This topic describes how to select a partitioning type.
When you create a partitioned table, you can specify LIST or RANGE partitioning rules. The partitioning rules provide a set of constraints that define the data stored in each partition. When new rows are added to the partitioned table, the server uses the partitioning rules to determine which partition will contain each row.
PolarDB-O can also use partitioning rules to enable partition pruning, improving performance when responding to user queries. When selecting a partitioning type and partition keys for a table, you need to consider how the data that is stored in the table will be queried, and include frequently queried columns in the partitioning rules.
- List partitioning
When creating a list-partitioned table, you must specify a single partition key column. When you add a new row to the table, the server compares the key values specified in the partitioning rule to the corresponding column within the row. If the column value matches a value in the partitioning rule, the row is stored in the partition named in the rule.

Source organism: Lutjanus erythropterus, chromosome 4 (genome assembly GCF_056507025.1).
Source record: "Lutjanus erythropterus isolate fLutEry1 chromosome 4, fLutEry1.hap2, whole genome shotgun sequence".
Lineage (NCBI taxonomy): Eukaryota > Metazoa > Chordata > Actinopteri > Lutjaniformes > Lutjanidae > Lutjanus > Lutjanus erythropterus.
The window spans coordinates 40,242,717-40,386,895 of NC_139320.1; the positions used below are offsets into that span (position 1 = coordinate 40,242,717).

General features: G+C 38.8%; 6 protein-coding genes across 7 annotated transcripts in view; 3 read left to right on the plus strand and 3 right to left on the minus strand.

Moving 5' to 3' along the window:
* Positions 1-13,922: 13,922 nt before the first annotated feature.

- Range partitioning
When creating a range-partitioned table, you must specify one or more partition key columns. When you add a new row to the table, the server compares the value of the partition key column (or columns) to the corresponding column (or columns) in the table entry. If the column values satisfy the conditions specified in the partitioning rule, the row is stored in the partition named in the rule.
Subpartitioning breaks a partitioned table into smaller subsets that can be stored on the same server. A table is typically subpartitioned by a different set of columns, and can be of a different subpartitioning type other than that of the parent partition. If one partition is subpartitioned, then each partition must include a minimum of at least one subpartition.
If a table is subpartitioned, no data will be stored in any of the partitions. The data will be instead stored in the corresponding subpartitions.